Root Awakening: Coffee and peanut plants infested, sunburnt Monstera and more

Apply environmentally friendly, low-toxicity pesticides such as summer oil or neem oil on all parts of the plant to suffocate the scale insects. PHOTO: DAWN FOO

Coffee plant infested with scale insects

My coffee plant (above) seems to be infested with pests. I see egg-like clusters on the branches and the leaves are turning brown. What can I do to save my plants? Chopping off the affected areas does not seem to stop the spread.

Dawn Foo

The shiny brown bumps on your coffee plant are scale insects. These armoured pests suck sap from your plants, which will weaken them over time. Try using a soft paintbrush to remove the insects.

Apply environmentally friendly, low-toxicity pesticides such as summer oil or neem oil - which are available for sale in nurseries - on all parts of the plant. These pesticides work by suffocating the scale insects. Thorough coverage and repeated applications are required to keep the pest population low.

Bittergourd fruit not developing due to pollination issues

Try to attract pollinators by planting nectar-rich flowering plants such as basil. PHOTO: STEPHANIE YAU HOON LEE

Why do the fruit of my bittergourd turn yellow and drop? I fertilise the plant with organic fertiliser once a month.

Stephanie Yau Hoon Lee

The lack of fruit development in your bittergourd could be due to the lack of pollination. You may want to perform hand pollination to help with fruit production.

Bittergourd plants produce male and female flowers. Male flowers can be identified by the lack of an ovary behind the petals. You can use a paintbrush to pick up some pollen from the centre of freshly opened male flowers and transfer them to the centre of a female flower.

You should also try to attract pollinators by planting nectar-rich flowering plants, such as basil. Bees are important to an edible garden as they can help pollinate the flowers of your fruited vegetables. Also, reduce your use of harmful chemical pesticides, as they can reduce your garden's population of beneficial fauna.

Monstera leaves look sunburnt

Monstera generally fares better with filtered sunlight. PHOTO: YUANKAI NG

We have had this Monstera for about three years. We bought it when it had only two leaves and it grew well until six months ago. The white portions of the leaves have since been turning brown rapidly. New leaves quickly turn brown as well.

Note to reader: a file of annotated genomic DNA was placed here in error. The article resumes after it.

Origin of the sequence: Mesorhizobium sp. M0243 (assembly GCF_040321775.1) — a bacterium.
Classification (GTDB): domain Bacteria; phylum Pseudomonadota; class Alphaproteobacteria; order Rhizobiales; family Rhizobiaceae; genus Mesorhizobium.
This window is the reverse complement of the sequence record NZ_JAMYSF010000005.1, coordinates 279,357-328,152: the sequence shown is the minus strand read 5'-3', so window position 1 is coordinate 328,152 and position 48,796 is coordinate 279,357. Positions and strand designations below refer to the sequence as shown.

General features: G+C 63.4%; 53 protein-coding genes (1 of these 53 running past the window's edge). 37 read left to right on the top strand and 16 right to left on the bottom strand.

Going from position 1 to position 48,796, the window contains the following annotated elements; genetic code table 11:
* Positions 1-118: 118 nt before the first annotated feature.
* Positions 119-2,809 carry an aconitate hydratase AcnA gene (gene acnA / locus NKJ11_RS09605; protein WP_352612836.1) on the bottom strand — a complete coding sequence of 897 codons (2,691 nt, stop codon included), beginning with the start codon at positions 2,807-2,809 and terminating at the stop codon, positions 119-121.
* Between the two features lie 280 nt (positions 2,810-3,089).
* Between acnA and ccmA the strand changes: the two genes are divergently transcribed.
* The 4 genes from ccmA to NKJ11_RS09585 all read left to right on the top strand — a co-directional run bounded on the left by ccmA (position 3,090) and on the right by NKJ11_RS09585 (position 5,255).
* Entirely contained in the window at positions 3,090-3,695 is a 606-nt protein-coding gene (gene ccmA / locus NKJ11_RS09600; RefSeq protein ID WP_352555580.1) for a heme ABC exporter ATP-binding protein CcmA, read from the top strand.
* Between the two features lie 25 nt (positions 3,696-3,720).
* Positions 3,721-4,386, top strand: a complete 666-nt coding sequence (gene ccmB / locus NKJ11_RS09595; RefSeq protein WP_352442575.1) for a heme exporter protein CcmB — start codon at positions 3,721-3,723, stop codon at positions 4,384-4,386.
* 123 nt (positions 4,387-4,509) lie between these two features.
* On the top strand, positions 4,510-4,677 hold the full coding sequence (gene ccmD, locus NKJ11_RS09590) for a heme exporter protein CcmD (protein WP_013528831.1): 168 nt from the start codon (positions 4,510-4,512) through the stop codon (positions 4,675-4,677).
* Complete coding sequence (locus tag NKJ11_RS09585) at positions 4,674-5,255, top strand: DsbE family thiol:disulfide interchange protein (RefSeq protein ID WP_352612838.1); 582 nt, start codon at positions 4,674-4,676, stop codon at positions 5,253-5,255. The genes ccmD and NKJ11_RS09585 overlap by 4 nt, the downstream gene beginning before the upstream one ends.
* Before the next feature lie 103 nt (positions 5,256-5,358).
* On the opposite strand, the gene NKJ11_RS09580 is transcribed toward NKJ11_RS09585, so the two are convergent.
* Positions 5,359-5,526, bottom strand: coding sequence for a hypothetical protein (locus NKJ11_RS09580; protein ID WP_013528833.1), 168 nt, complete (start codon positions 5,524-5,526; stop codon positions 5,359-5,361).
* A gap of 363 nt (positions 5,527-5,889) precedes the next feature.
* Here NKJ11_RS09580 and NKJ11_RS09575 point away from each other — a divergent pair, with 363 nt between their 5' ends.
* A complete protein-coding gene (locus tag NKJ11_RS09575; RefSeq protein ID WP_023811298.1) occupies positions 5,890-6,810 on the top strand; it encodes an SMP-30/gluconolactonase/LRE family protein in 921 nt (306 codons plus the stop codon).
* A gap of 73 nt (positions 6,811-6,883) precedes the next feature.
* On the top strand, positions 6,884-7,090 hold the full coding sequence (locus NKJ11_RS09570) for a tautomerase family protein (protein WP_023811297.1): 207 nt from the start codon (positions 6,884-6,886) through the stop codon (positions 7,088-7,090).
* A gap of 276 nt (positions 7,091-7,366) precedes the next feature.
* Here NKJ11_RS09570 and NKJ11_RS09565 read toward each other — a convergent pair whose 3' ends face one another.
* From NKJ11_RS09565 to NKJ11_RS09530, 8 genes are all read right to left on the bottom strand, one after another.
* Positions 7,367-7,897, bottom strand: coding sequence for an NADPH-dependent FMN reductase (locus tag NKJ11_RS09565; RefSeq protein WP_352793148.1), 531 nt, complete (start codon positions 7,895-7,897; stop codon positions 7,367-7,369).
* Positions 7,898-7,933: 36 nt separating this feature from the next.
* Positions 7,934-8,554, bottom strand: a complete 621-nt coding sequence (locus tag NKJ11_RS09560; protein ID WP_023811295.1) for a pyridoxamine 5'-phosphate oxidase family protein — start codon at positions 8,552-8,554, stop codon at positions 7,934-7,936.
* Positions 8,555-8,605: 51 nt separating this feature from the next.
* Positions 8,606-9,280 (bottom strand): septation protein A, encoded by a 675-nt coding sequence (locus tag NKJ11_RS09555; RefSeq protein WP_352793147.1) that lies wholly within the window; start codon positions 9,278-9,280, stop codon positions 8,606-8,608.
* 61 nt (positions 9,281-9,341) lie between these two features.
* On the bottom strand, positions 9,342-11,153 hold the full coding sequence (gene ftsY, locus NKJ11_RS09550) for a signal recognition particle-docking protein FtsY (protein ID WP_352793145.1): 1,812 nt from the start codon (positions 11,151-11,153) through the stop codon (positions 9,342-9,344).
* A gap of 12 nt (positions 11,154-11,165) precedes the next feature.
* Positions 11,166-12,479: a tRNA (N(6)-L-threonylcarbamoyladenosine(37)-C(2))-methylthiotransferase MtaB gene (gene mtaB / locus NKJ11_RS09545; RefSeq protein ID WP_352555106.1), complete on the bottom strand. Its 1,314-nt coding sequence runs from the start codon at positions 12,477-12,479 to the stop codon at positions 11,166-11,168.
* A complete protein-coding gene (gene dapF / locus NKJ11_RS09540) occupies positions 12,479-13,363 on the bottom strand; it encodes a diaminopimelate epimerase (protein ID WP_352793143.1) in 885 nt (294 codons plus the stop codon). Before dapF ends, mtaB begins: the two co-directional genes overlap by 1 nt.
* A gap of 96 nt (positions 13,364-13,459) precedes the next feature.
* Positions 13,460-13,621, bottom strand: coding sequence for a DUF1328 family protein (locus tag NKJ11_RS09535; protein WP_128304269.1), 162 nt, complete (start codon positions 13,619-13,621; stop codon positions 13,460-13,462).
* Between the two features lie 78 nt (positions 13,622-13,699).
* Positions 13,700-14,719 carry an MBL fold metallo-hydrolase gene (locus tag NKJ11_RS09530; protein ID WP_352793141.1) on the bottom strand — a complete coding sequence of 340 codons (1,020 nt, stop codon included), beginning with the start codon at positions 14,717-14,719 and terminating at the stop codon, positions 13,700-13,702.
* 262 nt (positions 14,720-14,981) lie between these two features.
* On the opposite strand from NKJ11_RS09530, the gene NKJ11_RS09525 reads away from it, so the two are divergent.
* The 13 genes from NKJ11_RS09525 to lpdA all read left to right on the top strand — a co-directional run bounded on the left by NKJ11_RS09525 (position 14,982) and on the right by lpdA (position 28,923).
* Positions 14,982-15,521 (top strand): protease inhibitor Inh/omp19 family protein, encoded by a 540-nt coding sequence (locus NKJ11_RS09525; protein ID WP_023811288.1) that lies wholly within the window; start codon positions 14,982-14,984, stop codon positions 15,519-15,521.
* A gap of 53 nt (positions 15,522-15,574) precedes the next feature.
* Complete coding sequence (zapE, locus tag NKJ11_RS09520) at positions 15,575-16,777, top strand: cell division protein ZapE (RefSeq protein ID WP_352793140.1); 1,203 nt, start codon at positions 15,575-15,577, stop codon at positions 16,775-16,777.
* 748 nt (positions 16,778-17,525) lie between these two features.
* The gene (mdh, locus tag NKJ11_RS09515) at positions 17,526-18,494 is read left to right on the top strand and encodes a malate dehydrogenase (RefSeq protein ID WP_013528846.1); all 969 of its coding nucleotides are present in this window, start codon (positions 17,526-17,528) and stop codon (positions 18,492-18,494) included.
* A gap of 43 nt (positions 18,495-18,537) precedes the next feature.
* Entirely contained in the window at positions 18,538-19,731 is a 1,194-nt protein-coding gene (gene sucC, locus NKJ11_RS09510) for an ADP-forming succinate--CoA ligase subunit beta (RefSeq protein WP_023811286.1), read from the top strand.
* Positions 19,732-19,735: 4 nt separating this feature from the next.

The plant is just outside our apartment, where it receives partial indirect sunlight in the day and fluorescent light at night. We even changed the soil, but it has not worked. How can we save our plant?

Yuankai Ng

Your Monstera leaves seem to be badly sunburnt. Check the intensity of the sunlight that it receives, as the direction of sunlight changes over the course of the year.

This plant generally fares better with filtered sunlight. There is a new leaf at the top right side of your picture that looks normal - it could have adapted to the current growing conditions.

The less damaged leaves could have been produced at an earlier stage under shadier conditions, thus rendering them more vulnerable to damage under more intense light. These can be pruned away.

Also, place your plant in a location which has ample air circulation and do not over-fertilise it, as the excessive salts can burn your plant.

Peanut plant infested with spider mites

Peanut plants need to be grown in a sunny spot which receives at least four hours of direct sunlight a day. PHOTO: PEANUT PLANT - FOONG YIN WONG

There are black spots on the leaves of my peanut plant. What are these spots and how can I get rid of them?

Foong Yin Wong

Your peanut plant seems to have been attacked by spider mites. They appear as small, red dots that move around. Their feeding habit results in small yellow specks on a plant's leaves.

Spider mites can be difficult to eradicate, especially if your plant is stressed by suboptimal growth conditions. Peanut plants need to be grown in a sunny spot which receives at least four hours of direct sunlight a day.

You can wash the leaves to reduce the initial pest load. Then, spray summer oil, which is an organic pesticide that works by suffocating pests. Repeated applications over several days are required to keep the pest population under control. You can rotate it with castile soap solution or pyrethrin pesticide. Spray plants during the cooler times of the day to reduce damage to the leaves.

Simpoh air is native to Singapore


I noticed this plant when it was much smaller and growing outside my home in Seletar Hills Estate. It had large, fleshy leaves which seemed to be anchored to the stem. Now it is about 1.52m tall. What is its name and what does it mean for the area?

Jayam Nara

The plant is botanically known as Dillenia suffruticosa. It is a native plant of Singapore, and its common names are the Simpoh Air and Shrubby Simpoh.

It can eventually grow into a large shrub or small tree. You may want to prune it regularly to prevent it from obstructing users of the pathway or creating a blind spot for motorists.

Its large leaves are used to wrap food such as tempeh and were traditionally formed into shallow cones to contain food such as rojak.

  • Answers by Dr Wilson Wong, an NParks-certified practising horticulturist, parks manager and ISA-certified arborist. He is the founder of Green Culture Singapore and an adjunct assistant professor (Food Science & Technology) at the National University of Singapore.
  • Have a gardening query? E-mail it with clear, high-resolution pictures of at least 1MB, if any, and your full name to We reserve the right to edit and reject questions.

Join ST's Telegram channel and get the latest breaking news delivered to you.